When cooler heads should prevail
By Tariq A. Al Maeena
In a scenario that could not have been better scripted by Hollywood, the US Justice Department last week revealed that it had uncovered an alleged plot sponsored by Iranian elements to assassinate the Saudi ambassador to Washington and blow up the Saudi and Israeli embassies in a series of terror attacks.
In the following days, the alleged bombing plots of the embassies played second fiddle to the assassination attempt. Two people, including a member of Iran’s special operations unit known as the Quds Force, were charged in the New York federal court. US Attorney General Eric Holder stated that his country holds Iran accountable. Holder said the bomb plot was a flagrant violation of US and international law. “We will not let other countries use our soil as their battleground,” Preet Bharara, the US attorney in Manhattan, said at a news conference in Washington with Holder and FBI Director Robert Mueller.
President Barack Obama charged that the man accused of plotting to assassinate Saudi Arabia’s US ambassador had ‘direct links’ to Iran’s government, which must be held accountable for the plot. An ‘individual of Iranian-American descent was involved’ and ‘had direct links, was paid by, and directed by individuals in the Iranian government, Obama said. ‘This is part of a pattern of dangerous and reckless behaviour by the Iranian government. There are individuals in the Iranian government who are aware of this plot,” Obama said at a joint White House news conference with South Korean president Lee Myung-bak, who is on an official visit to Washington.
When questioned if there was evidence that Iran’s top leaders knew of the plan, Obama said that ‘even if, at the highest levels, there was not detailed operational knowledge, there has to be accountability with respect to anybody in the Iranian government engaging in this kind of activity.’
Following the disclosure of the alleged plot, Saudi Arabia understandably condemned the ‘sinful and abhorrent’ attempt to assassinate its ambassador to Washington. “The Saudi government appreciates the efforts exerted by the American authorities … in uncovering the plot,” the Saudi Press Agency quoted an official source as saying.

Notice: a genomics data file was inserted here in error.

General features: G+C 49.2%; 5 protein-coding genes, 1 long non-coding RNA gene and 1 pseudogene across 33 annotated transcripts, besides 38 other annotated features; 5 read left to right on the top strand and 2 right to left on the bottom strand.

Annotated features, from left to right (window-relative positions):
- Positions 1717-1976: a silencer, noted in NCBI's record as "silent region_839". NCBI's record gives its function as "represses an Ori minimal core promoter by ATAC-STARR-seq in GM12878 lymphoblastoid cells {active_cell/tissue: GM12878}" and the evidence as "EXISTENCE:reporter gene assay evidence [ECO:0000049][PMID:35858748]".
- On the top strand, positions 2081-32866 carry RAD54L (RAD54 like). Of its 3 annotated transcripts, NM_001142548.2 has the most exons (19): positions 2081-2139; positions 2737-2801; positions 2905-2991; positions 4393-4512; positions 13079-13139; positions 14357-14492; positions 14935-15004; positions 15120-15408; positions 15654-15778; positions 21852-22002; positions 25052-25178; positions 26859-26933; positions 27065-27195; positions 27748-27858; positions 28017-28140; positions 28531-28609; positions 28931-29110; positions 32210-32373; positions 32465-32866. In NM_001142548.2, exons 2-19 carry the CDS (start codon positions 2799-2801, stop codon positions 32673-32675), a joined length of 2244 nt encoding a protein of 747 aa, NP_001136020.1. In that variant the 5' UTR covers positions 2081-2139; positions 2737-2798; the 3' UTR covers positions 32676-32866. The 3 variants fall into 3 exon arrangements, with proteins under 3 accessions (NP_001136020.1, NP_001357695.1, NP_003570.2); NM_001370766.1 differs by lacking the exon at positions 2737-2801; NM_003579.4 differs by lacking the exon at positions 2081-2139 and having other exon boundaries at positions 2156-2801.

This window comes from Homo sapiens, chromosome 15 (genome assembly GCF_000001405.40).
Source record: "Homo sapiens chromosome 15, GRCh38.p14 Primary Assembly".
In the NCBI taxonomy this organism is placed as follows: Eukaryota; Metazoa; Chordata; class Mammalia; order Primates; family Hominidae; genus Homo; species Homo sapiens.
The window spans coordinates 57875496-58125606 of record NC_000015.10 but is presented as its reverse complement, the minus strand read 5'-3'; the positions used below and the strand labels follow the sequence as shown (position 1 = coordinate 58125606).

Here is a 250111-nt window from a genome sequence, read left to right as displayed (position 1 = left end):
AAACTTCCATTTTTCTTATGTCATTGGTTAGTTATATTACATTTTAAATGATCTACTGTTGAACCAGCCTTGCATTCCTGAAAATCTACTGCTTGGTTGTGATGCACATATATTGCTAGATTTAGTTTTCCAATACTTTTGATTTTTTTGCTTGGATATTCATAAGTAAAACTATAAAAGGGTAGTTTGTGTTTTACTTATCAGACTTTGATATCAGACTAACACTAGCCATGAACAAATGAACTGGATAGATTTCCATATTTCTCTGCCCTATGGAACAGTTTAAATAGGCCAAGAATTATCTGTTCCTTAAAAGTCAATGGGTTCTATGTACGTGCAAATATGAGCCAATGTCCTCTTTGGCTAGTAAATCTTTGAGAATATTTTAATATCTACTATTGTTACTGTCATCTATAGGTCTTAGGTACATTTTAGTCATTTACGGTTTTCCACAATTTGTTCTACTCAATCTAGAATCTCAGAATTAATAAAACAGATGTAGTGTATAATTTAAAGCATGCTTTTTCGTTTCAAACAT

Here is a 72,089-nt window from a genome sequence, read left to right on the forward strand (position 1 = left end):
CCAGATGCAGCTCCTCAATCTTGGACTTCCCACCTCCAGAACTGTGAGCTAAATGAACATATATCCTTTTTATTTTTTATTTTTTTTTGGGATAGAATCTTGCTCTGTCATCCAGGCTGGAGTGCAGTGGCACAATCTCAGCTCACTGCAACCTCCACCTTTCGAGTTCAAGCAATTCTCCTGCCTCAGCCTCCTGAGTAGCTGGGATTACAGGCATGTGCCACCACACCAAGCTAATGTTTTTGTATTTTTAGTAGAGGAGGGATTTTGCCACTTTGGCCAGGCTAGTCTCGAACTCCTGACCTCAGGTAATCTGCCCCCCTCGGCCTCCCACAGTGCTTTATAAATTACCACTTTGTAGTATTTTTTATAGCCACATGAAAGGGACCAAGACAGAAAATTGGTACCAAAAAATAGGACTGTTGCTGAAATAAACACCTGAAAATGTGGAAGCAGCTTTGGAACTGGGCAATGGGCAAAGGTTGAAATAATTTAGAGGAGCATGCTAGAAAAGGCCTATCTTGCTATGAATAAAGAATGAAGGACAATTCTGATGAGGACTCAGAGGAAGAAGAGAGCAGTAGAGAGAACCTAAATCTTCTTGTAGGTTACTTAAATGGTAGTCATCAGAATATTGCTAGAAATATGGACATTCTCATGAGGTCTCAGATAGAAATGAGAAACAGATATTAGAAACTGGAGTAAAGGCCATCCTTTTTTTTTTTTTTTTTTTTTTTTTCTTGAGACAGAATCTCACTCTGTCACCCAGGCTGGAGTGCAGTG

Former chief of Saudi intelligence Prince Turki Al Faisal added in an oil conference taking place in London last week that there was overwhelming evidence that Iran was behind a plot to kill the Saudi ambassador to Washington and must be held accountable. “The burden of proof is overwhelming … and clearly shows official Iranian responsibility for this. Somebody in Iran will have to pay the price, whatever the level of these persons is,” Prince Turki said. The prince, who had previously served as Saudi ambassador to the US and Britain, said the alleged plan to kill the kingdom’s current ambassador in Washington was “so criminal, it’s beyond description.”
The secretary-general of the Gulf Cooperation Council (GCC) also last week condemned the alleged Iran plot, stating that such actions would severely harm relations. In an official statement, Abdul Latif Al Zayani said he considered the plot a ‘flagrant violation’ of all laws and international agreements. He suggested that Iran would do better to rebuild its current relationships with the GCC nations.
Iran’s response was to categorically reject the allegation, which it termed as an ‘evil plot.’ In their rebuttal, Ali Akbar Javanfekr, President Mahmoud Ahmadinejad’s press adviser, denied US allegations that the Islamic republic was involved in a plot to kill the Saudi envoy to Washington in a major terror attack. “This is a prefabricated scenario to turn public attention away from domestic problems within the US” he flatly stated.
Iranian Foreign Ministry spokesman Ramin Mehmanparast added, “Iran strongly denies the untrue and baseless allegations over a plan to assassinate the Saudi ambassador to Washington. Our relationship with Riyadh is based on mutual respect and such baseless claims will not succeed. It is a comedy show fabricated by America.”
Brigadier General Hussain Salami, commander of Iran’s elite Revolutionary Guards also denied any involvement of his force in the assassination plot. “America’s claims about the involvement of some members of the Guards in the fabricated terror plot targeting a diplomat from an Arab country in Washington are ridiculous and baseless,” he was quoted as saying on the state television website.
With these war of words coupled with allegations and counter allegations flying around, many wonder where the truth indeed lies. There still remain sceptics who were once led to believe that there were weapons of mass destruction in Iraq, a scenario engineered so skilfully that it later became known as the weapon of mass deception. Or the 1998 bombing of a factory in Khartoum which Washington claimed as being used by Al Qaida to manufacture chemical weapons but later proven to be involved in nothing more sinister than the manufacture of aspirin. Or the countless lies engineered by the CIA that were eventually exposed as tools of deception?
Then there are some who ask just exactly who would be the main beneficiaries of such a plot; The Saudis? The Iranians? Or would it be the Israelis, who have long been itching to strike Iran? In a region that does not need further bloodshed and conflict, it would be wise to take a deep breath and hope cooler heads prevail on all fronts.
— Tariq A. Al Maeena is a Saudi socio-political commentator. He lives in Jeddah, Saudi Arabia.